3d printed fly box

bocianka1

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Anyone tried 3d printing their own fly boxes? How did it turn out? Pros or cons of using them?

I found out today that a library near me has 3d printers available to the public, you pay $0.10 per gram of material used, but otherwise it is free. I thought a fly box might be a fun way to try it out.

I found a publicly shared design for a fly box here:
(I can't seem to download the picture to share with my phone) I figured it would be a good template base so I don't have to invent the whole thing from scratch.

I figured someone on the forum must've experimented with this just for fun by now. Anyone had any experience?

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silver creek

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Do you want to make the box because you think you can save money?

If so there is a cheaper way to "make" a fly box. These cost me less than $4 each.



Instructions are here:

 

bocianka1

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Do you want to make the box because you think you can save money?
I wasn't worried about saving money. I have no problem buying fly boxes as I need them. I thought it would be fun to learn a little about 3d printing by giving it a try. We spend so much time making our flies and in some instances building our own rods. It seemed like a natural fit to try fabricating a fly box if I can do it at a reasonable cost.

If I'm going to try 3d printing, I might as well make it fishing related. I wanted to see if others have tried it and if it was worth the effort. I would hate to try it only to discover that a 3d printed fly box is likely to warp, or prone to breaking or melting, etc., etc. and end up risking the loss of a bunch of flies.

But thanks for the suggestions Silver. Always appreciated.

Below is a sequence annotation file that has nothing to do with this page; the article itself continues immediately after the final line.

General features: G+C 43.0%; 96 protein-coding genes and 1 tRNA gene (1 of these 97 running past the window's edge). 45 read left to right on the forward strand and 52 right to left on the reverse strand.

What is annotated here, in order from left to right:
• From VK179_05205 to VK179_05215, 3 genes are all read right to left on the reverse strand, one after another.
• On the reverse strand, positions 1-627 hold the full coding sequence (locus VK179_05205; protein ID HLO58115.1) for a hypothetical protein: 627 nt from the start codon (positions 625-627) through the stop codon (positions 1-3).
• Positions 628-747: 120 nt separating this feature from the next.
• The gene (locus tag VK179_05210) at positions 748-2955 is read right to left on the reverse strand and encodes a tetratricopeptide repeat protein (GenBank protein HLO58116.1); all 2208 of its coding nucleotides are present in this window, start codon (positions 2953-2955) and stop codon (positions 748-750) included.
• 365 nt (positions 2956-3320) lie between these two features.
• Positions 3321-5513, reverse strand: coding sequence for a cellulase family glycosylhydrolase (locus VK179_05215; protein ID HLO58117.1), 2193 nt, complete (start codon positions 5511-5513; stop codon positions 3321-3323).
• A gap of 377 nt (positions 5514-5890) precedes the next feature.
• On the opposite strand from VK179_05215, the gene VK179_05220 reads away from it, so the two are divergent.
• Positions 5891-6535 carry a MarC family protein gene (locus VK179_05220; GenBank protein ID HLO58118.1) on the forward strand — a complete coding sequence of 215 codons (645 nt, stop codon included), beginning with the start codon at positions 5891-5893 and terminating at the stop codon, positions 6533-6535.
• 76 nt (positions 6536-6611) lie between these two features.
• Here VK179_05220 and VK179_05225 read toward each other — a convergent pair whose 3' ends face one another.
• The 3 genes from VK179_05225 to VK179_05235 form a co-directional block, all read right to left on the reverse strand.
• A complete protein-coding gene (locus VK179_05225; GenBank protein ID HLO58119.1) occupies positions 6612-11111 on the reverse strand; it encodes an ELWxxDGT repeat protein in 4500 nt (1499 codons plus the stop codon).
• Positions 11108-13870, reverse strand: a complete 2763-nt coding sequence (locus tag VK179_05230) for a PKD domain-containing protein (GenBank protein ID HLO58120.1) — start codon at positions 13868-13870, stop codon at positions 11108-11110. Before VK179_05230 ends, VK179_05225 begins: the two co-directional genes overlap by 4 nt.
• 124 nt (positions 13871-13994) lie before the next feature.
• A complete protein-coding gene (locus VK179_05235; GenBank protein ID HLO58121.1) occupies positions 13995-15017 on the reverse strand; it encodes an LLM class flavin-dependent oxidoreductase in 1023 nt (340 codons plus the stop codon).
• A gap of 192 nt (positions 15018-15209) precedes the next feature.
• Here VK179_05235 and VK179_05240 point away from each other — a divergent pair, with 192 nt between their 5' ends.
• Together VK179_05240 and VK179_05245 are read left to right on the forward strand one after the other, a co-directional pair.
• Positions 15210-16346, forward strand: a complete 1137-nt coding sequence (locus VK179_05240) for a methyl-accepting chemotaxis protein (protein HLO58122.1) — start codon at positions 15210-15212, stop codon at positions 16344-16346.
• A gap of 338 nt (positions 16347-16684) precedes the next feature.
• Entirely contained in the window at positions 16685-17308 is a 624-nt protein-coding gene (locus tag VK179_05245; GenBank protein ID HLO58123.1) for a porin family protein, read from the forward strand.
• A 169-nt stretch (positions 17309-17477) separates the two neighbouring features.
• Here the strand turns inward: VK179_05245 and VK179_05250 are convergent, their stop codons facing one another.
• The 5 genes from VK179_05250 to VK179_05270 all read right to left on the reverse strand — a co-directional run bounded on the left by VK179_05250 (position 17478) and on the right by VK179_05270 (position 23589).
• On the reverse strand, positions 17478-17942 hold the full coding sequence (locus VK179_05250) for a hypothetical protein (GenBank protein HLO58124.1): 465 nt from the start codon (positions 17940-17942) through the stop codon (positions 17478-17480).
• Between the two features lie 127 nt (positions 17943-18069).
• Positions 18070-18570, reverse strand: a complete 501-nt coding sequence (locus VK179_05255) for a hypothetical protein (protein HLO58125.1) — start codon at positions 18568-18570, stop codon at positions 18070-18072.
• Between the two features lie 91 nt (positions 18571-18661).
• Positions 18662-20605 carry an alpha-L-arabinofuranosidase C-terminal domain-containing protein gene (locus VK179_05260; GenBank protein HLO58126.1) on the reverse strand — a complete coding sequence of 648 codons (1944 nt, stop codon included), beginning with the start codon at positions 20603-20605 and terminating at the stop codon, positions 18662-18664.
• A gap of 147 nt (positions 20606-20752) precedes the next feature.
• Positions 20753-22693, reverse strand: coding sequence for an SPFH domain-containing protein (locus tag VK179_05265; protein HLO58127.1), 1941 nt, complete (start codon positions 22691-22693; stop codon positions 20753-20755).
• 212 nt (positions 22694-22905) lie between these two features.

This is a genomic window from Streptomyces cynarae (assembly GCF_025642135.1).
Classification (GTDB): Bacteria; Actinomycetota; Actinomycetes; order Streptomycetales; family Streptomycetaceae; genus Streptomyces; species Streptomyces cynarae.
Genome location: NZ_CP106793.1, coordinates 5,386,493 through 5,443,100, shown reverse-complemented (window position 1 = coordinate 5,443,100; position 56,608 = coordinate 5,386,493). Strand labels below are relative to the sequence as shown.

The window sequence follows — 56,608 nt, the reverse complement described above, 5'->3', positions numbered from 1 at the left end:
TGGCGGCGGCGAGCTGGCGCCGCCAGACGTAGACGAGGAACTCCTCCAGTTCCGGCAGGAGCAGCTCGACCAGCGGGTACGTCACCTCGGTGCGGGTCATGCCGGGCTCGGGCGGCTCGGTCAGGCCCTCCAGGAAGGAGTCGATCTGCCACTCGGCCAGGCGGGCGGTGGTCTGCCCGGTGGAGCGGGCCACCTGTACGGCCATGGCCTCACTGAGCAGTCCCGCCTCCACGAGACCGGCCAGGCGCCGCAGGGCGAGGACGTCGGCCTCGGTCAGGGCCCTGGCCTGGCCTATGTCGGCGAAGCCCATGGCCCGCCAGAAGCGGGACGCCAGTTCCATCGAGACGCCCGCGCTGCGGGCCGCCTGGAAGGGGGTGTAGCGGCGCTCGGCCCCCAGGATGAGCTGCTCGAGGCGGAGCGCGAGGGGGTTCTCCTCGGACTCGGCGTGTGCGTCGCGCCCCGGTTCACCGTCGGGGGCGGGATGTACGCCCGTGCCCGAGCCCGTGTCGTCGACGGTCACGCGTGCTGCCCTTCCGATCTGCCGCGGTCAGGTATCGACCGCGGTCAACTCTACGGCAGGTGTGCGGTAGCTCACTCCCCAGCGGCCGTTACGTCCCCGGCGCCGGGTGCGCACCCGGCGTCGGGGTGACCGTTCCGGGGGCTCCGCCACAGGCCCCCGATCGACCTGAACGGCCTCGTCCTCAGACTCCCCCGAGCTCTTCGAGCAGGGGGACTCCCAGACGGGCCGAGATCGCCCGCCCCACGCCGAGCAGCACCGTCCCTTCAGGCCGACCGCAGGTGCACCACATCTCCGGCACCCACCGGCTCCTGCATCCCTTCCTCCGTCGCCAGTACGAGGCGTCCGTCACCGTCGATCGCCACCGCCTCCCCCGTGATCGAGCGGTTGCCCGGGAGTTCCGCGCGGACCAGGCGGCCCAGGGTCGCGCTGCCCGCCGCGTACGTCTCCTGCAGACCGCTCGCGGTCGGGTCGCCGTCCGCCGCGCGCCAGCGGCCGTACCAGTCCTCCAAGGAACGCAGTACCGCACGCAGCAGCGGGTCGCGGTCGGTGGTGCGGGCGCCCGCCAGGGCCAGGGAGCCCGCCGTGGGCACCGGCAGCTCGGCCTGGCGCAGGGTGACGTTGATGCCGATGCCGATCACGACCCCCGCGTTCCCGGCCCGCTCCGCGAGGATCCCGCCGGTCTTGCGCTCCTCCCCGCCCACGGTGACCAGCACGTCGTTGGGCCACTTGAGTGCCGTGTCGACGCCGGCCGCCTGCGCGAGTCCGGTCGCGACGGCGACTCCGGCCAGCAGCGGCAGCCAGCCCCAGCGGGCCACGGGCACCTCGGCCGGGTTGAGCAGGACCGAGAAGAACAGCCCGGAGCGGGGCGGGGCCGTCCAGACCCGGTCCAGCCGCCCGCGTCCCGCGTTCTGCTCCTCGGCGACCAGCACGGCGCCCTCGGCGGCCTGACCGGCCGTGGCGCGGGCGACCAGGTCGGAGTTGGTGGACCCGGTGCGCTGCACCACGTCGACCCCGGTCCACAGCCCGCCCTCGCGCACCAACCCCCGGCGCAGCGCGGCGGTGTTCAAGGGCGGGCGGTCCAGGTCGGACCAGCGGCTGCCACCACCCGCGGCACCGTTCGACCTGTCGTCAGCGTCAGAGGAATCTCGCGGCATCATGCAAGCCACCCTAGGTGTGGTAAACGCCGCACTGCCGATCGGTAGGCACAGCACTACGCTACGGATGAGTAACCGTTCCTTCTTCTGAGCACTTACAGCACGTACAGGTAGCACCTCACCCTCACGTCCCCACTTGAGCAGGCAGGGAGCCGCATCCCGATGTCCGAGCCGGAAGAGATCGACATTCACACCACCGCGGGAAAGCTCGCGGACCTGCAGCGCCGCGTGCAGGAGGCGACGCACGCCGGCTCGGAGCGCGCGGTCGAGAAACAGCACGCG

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teledan

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I wasn't worried about saving money. I have no problem buying fly boxes as I need them. I thought it would be fun to learn a little about 3d printing by giving it a try. We spend so much time making our flies and in some instances building our own rods. It seemed like a natural fit to try fabricating a fly box if I can do it at a reasonable cost.

If I'm going to try 3d printing, I might as well make it fishing related. I wanted to see if others have tried it and if it was worth the effort. I would hate to try it only to discover that a 3d printed fly box is likely to warp, or prone to breaking or melting, etc., etc. and end up risking the loss of a bunch of flies.

But thanks for the suggestions Silver. Always appreciated.



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Most of that would depend on the material you used to print it. I have never printed a fly box but I have printed other things. I think the biggest benefit would be to be able to design one to the dimensions you want. As far as 3d modeling goes, I use Fusion360. I believe it is still free. There may be other, more simple programs but Fusion360 is what I am used to.